July 12

Why dropping the label of “users” improves how we practice security

Just last week, a friend pointed out to me that only drugs and information technology (IT) have “users.”

A week before that, a colleague was explaining his challenge of creating a security awareness program in a firm that “operated less like a business and more like a law firm.” Specifically, the big-dollar revenue producers in his company took exception to being considered “average users” and refused to participate.

No one wants to be average. No one enjoys being called user. And given the connotation of users, no one wants to be consider a loser.

Maybe it goes back to the catchy tune belted out by McGruff the crime dog when he sang, “Users are losers, and losers are users…”

The roots of calling people “users” are likely harmless and simple: when computers were new, expensive and in limited supply, only a handful of people actually used the system. As a result, it probably made sense to consider those folks as computer users, eventually shortened to “users.” Maybe.

Today the situation is different.

Somehow this notion of “users are losers” (sometimes written as lusers) transcended drugs and became part of technology. When technology and security practitioners refer to people as users, I feel like singing some McGruff.

And I would sing, except McGruff was wrong: users aren’t losers.

We need to break this bad habit, immediately, to advance our practice of security and influence how people protect information.

Why the label of users creates a distance that makes it harder to practice security

The word “user” is a label that instantly strips a person of their identity and objectifies them in a way that creates distance and ultimately prevents us from serving their needs.

Distancing ourselves through language and labels is an unintended protection mechanism (I wrote about this in a 2007 column claimingIt’s time to reboot the security industry) that reinforces our knowledge, experience, and power while shielding us from the knowledge, power and experience of the individuals we work with.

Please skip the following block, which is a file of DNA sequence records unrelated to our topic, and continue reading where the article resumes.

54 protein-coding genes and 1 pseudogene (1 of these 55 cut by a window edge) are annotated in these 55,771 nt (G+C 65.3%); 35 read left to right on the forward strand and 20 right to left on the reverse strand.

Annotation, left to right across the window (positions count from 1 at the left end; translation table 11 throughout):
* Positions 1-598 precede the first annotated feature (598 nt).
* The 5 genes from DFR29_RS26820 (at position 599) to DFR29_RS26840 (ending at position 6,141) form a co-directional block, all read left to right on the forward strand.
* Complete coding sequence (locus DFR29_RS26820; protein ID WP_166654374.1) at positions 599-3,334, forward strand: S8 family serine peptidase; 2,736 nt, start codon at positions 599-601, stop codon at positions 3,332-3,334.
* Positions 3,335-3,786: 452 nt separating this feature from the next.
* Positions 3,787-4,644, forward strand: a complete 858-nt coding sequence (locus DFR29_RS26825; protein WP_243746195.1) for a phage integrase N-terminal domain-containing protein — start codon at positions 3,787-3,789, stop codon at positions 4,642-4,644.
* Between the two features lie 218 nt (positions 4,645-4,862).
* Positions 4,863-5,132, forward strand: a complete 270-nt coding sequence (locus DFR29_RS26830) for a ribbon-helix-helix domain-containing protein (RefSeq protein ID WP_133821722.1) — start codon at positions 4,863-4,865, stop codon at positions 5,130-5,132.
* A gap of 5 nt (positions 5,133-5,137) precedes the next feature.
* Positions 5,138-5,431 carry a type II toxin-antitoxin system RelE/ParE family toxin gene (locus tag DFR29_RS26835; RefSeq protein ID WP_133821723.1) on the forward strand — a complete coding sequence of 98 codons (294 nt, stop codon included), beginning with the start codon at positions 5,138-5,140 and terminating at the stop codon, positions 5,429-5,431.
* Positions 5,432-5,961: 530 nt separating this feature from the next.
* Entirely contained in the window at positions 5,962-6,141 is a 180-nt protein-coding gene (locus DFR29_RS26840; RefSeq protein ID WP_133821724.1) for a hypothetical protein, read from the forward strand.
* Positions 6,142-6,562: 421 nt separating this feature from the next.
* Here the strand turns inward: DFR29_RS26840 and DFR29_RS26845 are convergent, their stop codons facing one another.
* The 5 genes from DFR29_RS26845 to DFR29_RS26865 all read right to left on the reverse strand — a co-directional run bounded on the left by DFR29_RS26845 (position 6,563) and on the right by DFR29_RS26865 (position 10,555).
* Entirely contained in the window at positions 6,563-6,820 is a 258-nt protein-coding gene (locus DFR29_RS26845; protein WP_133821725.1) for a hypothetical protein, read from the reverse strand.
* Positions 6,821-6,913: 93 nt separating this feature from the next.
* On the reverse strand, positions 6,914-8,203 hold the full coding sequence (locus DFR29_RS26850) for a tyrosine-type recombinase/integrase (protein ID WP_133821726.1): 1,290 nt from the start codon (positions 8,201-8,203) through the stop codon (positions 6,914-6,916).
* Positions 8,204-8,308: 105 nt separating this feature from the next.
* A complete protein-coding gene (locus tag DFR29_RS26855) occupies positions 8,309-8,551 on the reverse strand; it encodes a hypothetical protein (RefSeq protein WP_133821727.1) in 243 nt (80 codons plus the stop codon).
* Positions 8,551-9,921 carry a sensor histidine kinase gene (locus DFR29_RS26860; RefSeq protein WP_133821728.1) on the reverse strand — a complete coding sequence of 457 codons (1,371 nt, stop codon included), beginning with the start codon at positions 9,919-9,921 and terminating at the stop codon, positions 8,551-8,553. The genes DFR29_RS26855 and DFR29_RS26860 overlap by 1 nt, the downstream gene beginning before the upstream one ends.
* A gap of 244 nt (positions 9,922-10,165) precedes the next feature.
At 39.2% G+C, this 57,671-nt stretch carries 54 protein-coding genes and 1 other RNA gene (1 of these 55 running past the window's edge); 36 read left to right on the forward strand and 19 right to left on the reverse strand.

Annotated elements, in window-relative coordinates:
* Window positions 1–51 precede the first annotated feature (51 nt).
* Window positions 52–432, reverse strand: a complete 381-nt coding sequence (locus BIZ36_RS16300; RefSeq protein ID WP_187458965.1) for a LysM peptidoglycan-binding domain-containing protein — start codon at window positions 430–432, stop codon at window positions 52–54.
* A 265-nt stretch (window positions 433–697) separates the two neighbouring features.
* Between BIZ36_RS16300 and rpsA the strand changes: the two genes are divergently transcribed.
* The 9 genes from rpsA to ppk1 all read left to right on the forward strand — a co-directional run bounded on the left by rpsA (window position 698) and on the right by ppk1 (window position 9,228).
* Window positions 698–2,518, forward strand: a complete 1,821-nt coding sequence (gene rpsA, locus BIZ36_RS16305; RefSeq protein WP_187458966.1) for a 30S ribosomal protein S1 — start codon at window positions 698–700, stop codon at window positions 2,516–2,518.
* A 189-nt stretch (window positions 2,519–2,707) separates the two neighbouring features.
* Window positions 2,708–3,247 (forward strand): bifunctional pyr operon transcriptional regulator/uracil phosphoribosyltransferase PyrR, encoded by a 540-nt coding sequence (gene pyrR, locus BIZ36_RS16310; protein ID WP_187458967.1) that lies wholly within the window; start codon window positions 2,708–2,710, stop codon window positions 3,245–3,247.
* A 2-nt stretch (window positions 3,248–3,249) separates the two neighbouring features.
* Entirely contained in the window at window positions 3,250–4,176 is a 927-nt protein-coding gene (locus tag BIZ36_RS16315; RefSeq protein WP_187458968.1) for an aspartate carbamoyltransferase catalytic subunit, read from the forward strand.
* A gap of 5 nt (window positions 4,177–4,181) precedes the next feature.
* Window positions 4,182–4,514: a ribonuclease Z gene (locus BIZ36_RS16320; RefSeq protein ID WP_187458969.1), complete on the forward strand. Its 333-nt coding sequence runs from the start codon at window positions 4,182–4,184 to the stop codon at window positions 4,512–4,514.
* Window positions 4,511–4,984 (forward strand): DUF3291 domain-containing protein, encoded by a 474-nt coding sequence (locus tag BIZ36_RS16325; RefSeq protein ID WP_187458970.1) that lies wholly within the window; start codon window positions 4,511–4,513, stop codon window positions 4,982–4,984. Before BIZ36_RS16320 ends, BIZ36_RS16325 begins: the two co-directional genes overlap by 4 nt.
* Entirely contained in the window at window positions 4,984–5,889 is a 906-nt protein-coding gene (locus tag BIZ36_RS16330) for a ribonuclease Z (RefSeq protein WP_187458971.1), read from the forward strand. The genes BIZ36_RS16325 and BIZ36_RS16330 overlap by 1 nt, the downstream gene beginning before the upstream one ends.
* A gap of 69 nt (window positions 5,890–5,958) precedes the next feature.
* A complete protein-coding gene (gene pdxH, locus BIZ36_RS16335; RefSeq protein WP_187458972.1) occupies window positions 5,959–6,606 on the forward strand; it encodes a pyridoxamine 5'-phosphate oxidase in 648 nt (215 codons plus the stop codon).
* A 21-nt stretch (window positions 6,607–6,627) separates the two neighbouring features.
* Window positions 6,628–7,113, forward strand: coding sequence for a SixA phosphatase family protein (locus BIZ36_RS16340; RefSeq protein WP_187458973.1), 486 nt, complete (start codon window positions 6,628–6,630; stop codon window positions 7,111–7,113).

When working with people, distance is a problem. It creates friction and generates resistance that sometimes results in an adversarial state where everything becomes more complex — and expensive.

Security technology and is not enough: we ultimately need individuals to make better decisions. Instead of creating distance, we need to get closer to people and partner with them to guide actions that bridge the Human Paradox Gap.

Introduced in Into the Breach, the human paradox is the unintentional disconnect created between individuals and the consequences of their actions. Because of the gap between actions and consequences, people do not take responsibility and we are powerless to hold them accountable (explore this a bit further in: Why people are not the problem and where to look).

Our success depends on our ability to get closer to people, to work together to bridge the human paradox gap, to partner on how we protect information.

Dropping the label (protection) of user allows us to build the relationships we need to be successful.

If not users, then what?

We work with and serve people.

As a starting point, make a conscious effort to substitute people or individual(s) in place of the term “user.” In some cases, citing employees, contractors, colleagues or the like might be appropriate.

When possible, use direct names or descriptions of real people.

It is important to remember and keep focused on the point that we serve people, not users.

Change the words to change the perspective

By removing the abstraction of “users” and focusing on the people we serve we necessarily change our perspective.

It is a simple, yet powerful shift. Small changes lead to big results.

In turn, it changes our demeanor and approach.

For example, with my clients, our meetings reference real people, actual examples and explore the potential consequences (positive, neutral and negative) of our decisions. We invite non-security people to the meetings. And in some cases, we actually conduct interviews of individuals to better learn how they do their jobs.

McGruff sang a catchy tune. But when we realize our users are people, nobody has to lose. In fact, we can all work together to bridge the human paradox gap and make our jobs just a little bit easier.



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  1. I agree with the distance/accountability problem, but I’m not quite so sympathetic to the overall issue with the term, “users.” I’ll play devil’s advocate for a moment, though I’m not necessarily deeply disagreeing with you. 🙂